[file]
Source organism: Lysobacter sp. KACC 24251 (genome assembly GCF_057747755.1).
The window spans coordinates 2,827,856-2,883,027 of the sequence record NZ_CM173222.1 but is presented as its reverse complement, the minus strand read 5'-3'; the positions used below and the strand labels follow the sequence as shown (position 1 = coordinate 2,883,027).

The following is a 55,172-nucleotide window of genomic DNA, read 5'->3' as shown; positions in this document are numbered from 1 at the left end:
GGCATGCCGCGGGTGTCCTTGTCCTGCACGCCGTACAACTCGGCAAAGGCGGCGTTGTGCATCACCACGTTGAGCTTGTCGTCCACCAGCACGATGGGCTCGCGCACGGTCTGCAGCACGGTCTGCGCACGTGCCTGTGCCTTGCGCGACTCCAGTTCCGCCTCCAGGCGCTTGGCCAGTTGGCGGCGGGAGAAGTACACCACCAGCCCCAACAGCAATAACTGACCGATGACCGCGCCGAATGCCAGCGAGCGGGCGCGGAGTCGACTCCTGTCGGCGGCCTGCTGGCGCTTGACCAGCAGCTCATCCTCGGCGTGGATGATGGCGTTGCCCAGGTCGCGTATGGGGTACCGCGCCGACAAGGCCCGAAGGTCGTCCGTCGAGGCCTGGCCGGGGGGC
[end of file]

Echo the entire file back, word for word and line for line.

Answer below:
Source organism: Lysobacter sp. KACC 24251 (genome assembly GCF_057747755.1).
The window spans coordinates 2,827,856-2,883,027 of the sequence record NZ_CM173222.1 but is presented as its reverse complement, the minus strand read 5'-3'; the positions used below and the strand labels follow the sequence as shown (position 1 = coordinate 2,883,027).

The following is a 55,172-nucleotide window of genomic DNA, read 5'->3' as shown; positions in this document are numbered from 1 at the left end:
GGCATGCCGCGGGTGTCCTTGTCCTGCACGCCGTACAACTCGGCAAAGGCGGCGTTGTGCATCACCACGTTGAGCTTGTCGTCCACCAGCACGATGGGCTCGCGCACGGTCTGCAGCACGGTCTGCGCACGTGCCTGTGCCTTGCGCGACTCCAGTTCCGCCTCCAGGCGCTTGGCCAGTTGGCGGCGGGAGAAGTACACCACCAGCCCCAACAGCAATAACTGACCGATGACCGCGCCGAATGCCAGCGAGCGGGCGCGGAGTCGACTCCTGTCGGCGGCCTGCTGGCGCTTGACCAGCAGCTCATCCTCGGCGTGGATGATGGCGTTGCCCAGGTCGCGTATGGGGTACCGCGCCGACAAGGCCCGAAGGTCGTCCGTCGAGGCCTGGCCGGGGGGC